WITH the rise and rise of stickbaits and poppers in the Land Based Game scene, people are becoming less inclined to honour the age old tradition of “drifting out a livie”. And who can really blame them? Throwing big lures for big fish is great, it’s engaging, it catches fish and the lures are always nice and shiny!
However, if I really had to catch a predatory fish from the stones I would leave the high modulus graphite on the shelf and dust off my lever-drag.
Unlike when you are throwing a lure, your bait is always in with a chance of being eaten. When you are between casts, having a drink or a bite to eat, changing lures or having a yarn to your mates you haven’t got a shot at a fish. Whereas, if you have managed your bait correctly you are always in with a shot, you can also throw lures at the same time if you want, maximising your chances of getting a hook up.
A lot has been written about livebait rigs over the years and I don’t wish to get bogged down in the finer details here. A float stopper, then float on your double followed by a swivel, a couple of meters of appropriate strength trace and a hook to match both the bait size and your quarry will generally suffice. There are of course a few variations upon the theme, putting a sinker above your bait if it won’t sit deep or the gannets are giving you trouble. Different sizes and styles of floats to alter your drifts, balloons will act like a sail which is great if there is an offshore breeze but makes life difficult if it is blowing onshore. Filling your balloon with water before putting some air in it will allow it to utilise wash or current to get a drift. The choice is yours whether you run a swivel or not, mono or flurocarbon leader material, straight or off set, J or circle hooks, a lot of it really comes down to personal preference.
Yellowtail and cowanyoung
At least in my eyes, these fish are the backbone of the livebaiting arsenal. Generally easy to catch, hardy and snack sized, there probably aren’t too many species of predatory fish in NSW that haven’t been caught on the humble yakka. Although not one of my favourite baits I am always glad to have at least a couple swimming around my bait pool. Pinned just behind the dorsal fin, above their very well defined lateral line they will swim all day unless they get eaten. It is easy to tell when they are starting to get stressed due to poor water quality or a lack of oxygen as they will develop dark brown bands instead of being plain silver or light brown.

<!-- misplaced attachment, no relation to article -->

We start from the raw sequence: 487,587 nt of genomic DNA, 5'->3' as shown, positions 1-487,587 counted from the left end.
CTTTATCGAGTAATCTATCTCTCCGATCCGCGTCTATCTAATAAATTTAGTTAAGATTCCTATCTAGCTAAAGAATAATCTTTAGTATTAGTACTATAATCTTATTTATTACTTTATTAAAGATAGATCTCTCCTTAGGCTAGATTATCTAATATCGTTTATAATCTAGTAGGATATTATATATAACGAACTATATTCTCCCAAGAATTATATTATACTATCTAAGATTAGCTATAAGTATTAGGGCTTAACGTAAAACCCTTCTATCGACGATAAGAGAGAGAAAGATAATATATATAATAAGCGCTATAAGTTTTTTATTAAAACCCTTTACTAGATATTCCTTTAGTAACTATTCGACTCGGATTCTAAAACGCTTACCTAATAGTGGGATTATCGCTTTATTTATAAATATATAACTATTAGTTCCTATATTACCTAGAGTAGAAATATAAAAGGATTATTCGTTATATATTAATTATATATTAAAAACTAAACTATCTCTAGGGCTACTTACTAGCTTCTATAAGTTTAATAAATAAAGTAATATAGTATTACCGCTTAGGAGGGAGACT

These are one of my favourite baits, kingfish and longtail both adore them and as gars usually swim on the surface, the strikes can be spectacular to say the least. Gars can be caught on a sabiki jig with a float tied to the far end where one would usually attach a sinker so the jigs stay on the surface. I usually shorten the string of jigs to only two or three droppers so there is less chance of the gars getting tangled and dying while you try to unhook them.
They are a reasonably hardy bait but if your bait pool has sharp corners they will swim into them and die as they don’t seem to have reverse gear.
I have found that the easiest way to hook them is to turn them upside down and pin them lightly near the anal fin, avoiding any vital organs.
My favourite livebait. Everything eats these and you can see why, bite sized, no spines and full of oil, they are like the bacon of the fish world. A lot of people seem to struggle keeping smilies alive and I think that is primarily because they are too rough with them. Do not touch them if you can possibly help it, I will generally use pliers to grip the hook and shake the fish straight into the pool. Once in there they are very oxygen hungry and need a near constant supply of fresh water, otherwise you will notice that they develop dark green bands before dying quickly. I generally turn them upside down and pin them behind the dorsal fin. Like gars they will quite often swim away from the pressure of the line, so if you can get them pointed in the right direction they will swim straight out until you stop them.